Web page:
marthahixon at gmail.com
Tue Oct 16 16:52:40 EDT 2012
well, yes, what WERE you thinking? :-) *Hexwood* is a difficult novel in
that the timeline isn't linear, but it's not hard to read, really (that's
the beauty of it), especially for a grad class of English majors. I haven't
taught the book, but I do talk about how it exemplifies narrative theory in
my article in *Telling Children Stories*, an anthology edited by Mike
Cadden published by Nebraska UP. *Hexwood *would also prompt good
discussions regarding identity, both self identity and how others see us,
and personal redemption. You could also talk about it in the context of
modern fantasy that draws from Arthurian legend, of course. When I teach
Jones, I usually use *Howl's Moving Castle* because of its inventive use of
fairytale paradigms, or *Fire and Hemlock *as an example of retelling
folktales, but to be honest, I did consider it for my grad class last
spring, though I went with* F&H* because it seemed simpler, ha (because I'd
taught it before).
I'm interested in how it goes with your class. Keep us posted!
Dr. Martha P. Hixon
Department of English
Middle Tennessee State University
Murfreesboro, TN 37132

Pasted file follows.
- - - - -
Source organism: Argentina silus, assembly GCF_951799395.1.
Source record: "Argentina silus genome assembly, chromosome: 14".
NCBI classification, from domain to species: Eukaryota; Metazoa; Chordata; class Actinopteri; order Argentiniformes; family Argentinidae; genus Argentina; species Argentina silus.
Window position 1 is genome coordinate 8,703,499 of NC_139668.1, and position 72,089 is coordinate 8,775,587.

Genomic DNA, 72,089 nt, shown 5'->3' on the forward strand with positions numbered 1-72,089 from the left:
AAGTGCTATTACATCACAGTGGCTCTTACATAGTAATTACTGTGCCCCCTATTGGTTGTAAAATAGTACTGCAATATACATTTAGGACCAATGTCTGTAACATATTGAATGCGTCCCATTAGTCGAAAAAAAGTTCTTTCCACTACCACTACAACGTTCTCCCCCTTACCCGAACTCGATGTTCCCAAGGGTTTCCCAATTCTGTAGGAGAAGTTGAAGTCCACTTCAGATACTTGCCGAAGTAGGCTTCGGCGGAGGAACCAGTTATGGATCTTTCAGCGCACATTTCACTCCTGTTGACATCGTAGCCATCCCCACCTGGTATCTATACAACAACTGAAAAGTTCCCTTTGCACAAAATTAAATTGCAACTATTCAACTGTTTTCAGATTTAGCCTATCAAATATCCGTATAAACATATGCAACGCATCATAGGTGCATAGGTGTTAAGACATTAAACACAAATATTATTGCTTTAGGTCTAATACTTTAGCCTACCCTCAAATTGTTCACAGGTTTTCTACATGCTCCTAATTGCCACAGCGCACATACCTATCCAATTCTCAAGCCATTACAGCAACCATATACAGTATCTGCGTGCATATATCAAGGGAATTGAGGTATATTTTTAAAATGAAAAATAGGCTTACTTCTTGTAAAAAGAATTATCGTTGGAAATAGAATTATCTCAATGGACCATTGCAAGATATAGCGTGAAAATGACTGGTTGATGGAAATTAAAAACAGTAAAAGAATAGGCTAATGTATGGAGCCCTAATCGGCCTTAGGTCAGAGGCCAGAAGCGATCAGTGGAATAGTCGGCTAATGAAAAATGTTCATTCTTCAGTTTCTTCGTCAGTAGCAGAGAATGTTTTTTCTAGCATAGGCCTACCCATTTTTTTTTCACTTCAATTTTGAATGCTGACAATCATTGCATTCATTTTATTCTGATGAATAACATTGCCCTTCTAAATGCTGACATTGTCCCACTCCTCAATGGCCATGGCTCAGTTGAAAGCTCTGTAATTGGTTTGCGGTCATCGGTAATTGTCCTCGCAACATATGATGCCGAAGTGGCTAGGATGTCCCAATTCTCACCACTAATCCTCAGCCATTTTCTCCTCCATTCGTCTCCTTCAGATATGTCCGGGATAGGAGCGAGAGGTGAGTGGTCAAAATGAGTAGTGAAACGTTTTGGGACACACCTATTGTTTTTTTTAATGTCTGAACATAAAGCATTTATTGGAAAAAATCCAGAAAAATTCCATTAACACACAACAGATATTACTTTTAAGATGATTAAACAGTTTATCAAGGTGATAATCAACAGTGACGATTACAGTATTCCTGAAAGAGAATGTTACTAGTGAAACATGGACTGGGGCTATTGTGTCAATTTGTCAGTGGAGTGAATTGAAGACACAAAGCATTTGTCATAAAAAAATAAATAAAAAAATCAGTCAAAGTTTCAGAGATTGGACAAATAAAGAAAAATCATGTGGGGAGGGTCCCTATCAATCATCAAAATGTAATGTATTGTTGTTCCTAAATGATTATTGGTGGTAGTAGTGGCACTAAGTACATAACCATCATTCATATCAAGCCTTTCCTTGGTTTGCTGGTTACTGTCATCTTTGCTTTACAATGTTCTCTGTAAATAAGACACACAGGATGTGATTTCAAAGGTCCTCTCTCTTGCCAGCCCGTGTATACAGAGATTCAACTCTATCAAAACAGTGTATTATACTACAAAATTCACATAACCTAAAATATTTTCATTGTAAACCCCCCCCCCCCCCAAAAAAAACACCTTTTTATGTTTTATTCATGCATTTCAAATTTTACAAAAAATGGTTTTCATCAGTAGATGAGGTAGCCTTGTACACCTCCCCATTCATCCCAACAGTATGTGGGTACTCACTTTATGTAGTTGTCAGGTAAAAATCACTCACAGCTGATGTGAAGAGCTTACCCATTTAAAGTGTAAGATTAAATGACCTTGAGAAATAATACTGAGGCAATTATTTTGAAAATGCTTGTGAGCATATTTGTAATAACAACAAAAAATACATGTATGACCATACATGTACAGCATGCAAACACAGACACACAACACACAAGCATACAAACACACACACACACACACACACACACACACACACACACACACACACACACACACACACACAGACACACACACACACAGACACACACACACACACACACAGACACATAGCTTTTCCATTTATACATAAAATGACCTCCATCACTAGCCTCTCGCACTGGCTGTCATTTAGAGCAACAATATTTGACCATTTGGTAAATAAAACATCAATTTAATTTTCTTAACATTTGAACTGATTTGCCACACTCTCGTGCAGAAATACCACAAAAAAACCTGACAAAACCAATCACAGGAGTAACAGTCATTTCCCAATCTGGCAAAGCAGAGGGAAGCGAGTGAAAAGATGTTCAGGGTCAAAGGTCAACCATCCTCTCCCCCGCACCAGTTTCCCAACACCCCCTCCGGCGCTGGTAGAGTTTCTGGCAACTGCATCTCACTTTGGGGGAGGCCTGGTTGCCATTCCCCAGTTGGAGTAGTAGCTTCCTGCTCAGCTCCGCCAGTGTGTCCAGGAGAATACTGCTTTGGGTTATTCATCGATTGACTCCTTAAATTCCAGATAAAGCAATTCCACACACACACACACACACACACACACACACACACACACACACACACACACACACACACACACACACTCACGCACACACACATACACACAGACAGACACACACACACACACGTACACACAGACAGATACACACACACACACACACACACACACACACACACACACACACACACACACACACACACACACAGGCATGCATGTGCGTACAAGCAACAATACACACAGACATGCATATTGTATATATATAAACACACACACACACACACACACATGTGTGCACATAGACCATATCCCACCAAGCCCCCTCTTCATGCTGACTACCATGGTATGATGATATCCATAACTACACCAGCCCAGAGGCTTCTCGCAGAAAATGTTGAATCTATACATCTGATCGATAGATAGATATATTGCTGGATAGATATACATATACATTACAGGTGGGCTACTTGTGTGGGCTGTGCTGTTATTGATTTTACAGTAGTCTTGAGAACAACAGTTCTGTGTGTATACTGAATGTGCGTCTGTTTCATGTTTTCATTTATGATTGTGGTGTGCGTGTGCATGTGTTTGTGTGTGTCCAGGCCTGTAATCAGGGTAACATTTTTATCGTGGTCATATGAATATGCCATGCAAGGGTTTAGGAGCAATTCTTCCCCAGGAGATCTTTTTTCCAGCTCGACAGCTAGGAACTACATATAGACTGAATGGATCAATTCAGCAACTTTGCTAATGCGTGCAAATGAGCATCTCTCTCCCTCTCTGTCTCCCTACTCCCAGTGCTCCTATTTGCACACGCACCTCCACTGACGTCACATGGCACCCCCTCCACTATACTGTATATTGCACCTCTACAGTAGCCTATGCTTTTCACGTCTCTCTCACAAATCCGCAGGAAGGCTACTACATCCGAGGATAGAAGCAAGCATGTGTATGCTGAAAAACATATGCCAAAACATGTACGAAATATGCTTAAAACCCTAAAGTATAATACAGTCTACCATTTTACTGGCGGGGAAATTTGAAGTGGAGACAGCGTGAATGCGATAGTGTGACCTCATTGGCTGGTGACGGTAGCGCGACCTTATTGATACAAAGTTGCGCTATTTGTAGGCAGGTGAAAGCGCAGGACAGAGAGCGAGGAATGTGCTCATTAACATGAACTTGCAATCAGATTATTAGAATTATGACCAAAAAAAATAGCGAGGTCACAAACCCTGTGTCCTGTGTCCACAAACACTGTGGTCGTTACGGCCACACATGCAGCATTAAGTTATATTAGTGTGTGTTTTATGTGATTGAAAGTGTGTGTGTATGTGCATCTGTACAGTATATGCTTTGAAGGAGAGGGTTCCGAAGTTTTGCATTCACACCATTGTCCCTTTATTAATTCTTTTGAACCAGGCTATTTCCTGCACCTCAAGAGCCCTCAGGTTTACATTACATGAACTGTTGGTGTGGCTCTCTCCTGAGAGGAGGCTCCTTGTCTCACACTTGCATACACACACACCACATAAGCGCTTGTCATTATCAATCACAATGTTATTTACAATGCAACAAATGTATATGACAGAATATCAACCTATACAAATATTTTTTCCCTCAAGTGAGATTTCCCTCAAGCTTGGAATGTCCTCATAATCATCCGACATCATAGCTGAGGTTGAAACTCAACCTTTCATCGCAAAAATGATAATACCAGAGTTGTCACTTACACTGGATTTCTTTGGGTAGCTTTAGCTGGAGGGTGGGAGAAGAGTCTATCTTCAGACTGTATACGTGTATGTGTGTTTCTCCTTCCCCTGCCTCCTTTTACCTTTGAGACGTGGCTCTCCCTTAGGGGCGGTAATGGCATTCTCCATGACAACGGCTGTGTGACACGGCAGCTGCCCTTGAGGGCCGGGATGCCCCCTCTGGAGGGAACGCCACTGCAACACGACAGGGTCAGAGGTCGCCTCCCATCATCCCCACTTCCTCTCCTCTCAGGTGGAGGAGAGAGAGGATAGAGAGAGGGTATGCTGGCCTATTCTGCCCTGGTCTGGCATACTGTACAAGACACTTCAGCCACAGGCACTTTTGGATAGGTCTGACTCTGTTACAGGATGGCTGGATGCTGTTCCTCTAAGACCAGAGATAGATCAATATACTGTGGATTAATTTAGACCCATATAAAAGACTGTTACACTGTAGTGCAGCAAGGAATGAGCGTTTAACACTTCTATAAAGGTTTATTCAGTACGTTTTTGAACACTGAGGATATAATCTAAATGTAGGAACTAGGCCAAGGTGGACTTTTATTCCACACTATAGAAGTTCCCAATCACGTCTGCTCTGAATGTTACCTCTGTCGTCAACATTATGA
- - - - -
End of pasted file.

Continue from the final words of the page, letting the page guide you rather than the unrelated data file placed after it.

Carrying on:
615-898-2599 / martha.hixon at mtsu.edu
On Tue, Oct 16, 2012 at 2:14 PM, <jstallcup at juno.com> wrote:
> Hi everyone,
> Someone mentioned Hexwood, which reminded me to tell you that I'm
> teaching it for the first time in a couple of weeks. I'm a bit nervous
> about it! Students seem to have enough trouble with Dark Lord... I'm
> having a bit of a "what was I thinking" moment! So, if anyone has taught
> it before or has suggestions, I'm all ears!
> The course is a graduate English course in Childhood and the Fantastic,
> and here's the reading list:
> Barrie, J.M. Peter Pan
> Baum, L. Frank, The Wonderful Wizard of Oz (preferably ed. with
> illustrations by Graham Rawle)
> March, William, The Bad Seed
> Dahl, Roald, Matilda
> Sendak, Maurice, Where the Wild Things Are
> Burningham, John, Come Away from the Water, Shirley
> Moore, Christopher Dirty Job
> Card, Orson Scott Ender’s Game
> Collins, Susanne, The Hunger Games
> Jones, Diana Wynne Hexwood
> We're doing a brief history of theory of the fantastic as well: Lewis,
> Tolkien, LeGuin, Swinfen, Attebery and our own Farah Mendlesohn.
> And some short stories: "The Veldt" (Bradbury), "The Pony" and "And
> Come From Miles Around" (both by Connie Willis)
> I'll let you know how it goes...
> Looking forward to continuing the monthly reads!
> Woman is 57 But Looks 27
> Mom publishes simple facelift trick that angered doctors...
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